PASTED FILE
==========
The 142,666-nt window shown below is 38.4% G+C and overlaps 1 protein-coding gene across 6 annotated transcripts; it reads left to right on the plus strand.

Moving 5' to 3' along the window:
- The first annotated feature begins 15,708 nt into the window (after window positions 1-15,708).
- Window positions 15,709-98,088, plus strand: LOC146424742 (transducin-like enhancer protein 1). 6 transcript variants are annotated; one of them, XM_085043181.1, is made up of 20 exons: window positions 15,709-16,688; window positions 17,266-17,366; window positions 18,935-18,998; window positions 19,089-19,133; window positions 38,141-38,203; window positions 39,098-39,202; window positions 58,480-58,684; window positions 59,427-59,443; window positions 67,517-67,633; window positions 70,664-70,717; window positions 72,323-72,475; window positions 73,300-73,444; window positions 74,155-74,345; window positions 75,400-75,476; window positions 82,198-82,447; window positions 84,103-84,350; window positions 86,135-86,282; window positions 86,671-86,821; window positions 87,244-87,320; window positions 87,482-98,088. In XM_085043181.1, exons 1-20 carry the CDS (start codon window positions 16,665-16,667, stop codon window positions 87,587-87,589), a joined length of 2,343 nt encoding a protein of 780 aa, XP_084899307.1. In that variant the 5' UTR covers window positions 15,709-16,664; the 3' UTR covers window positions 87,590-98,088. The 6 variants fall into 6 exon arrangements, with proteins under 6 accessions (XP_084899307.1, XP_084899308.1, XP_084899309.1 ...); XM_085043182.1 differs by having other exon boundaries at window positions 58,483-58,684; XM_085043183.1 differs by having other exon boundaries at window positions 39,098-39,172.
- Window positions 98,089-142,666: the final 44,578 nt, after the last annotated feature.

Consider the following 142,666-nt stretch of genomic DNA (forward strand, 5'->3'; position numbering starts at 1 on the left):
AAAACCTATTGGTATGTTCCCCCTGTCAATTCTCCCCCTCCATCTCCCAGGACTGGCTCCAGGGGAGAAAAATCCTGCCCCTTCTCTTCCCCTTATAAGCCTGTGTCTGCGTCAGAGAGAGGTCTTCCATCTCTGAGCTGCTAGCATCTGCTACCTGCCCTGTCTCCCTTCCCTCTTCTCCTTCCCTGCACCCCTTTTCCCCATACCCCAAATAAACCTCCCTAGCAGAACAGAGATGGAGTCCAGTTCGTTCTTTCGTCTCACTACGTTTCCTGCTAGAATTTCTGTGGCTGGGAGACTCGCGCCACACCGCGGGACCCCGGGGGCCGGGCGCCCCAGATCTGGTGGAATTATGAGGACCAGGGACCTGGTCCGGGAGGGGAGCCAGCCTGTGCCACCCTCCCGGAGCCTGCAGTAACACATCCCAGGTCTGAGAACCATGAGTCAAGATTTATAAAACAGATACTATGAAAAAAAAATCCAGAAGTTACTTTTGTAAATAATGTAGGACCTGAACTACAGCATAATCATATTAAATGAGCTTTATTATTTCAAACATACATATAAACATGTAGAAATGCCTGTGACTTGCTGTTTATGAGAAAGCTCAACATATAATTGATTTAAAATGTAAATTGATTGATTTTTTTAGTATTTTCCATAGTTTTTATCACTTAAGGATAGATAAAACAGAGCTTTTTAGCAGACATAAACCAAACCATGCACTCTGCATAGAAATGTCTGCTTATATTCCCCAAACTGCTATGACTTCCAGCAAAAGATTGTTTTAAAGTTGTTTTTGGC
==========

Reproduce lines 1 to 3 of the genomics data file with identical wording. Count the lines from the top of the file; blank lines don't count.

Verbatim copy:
The 142,666-nt window shown below is 38.4% G+C and overlaps 1 protein-coding gene across 6 annotated transcripts; it reads left to right on the plus strand.

Moving 5' to 3' along the window:
- The first annotated feature begins 15,708 nt into the window (after window positions 1-15,708).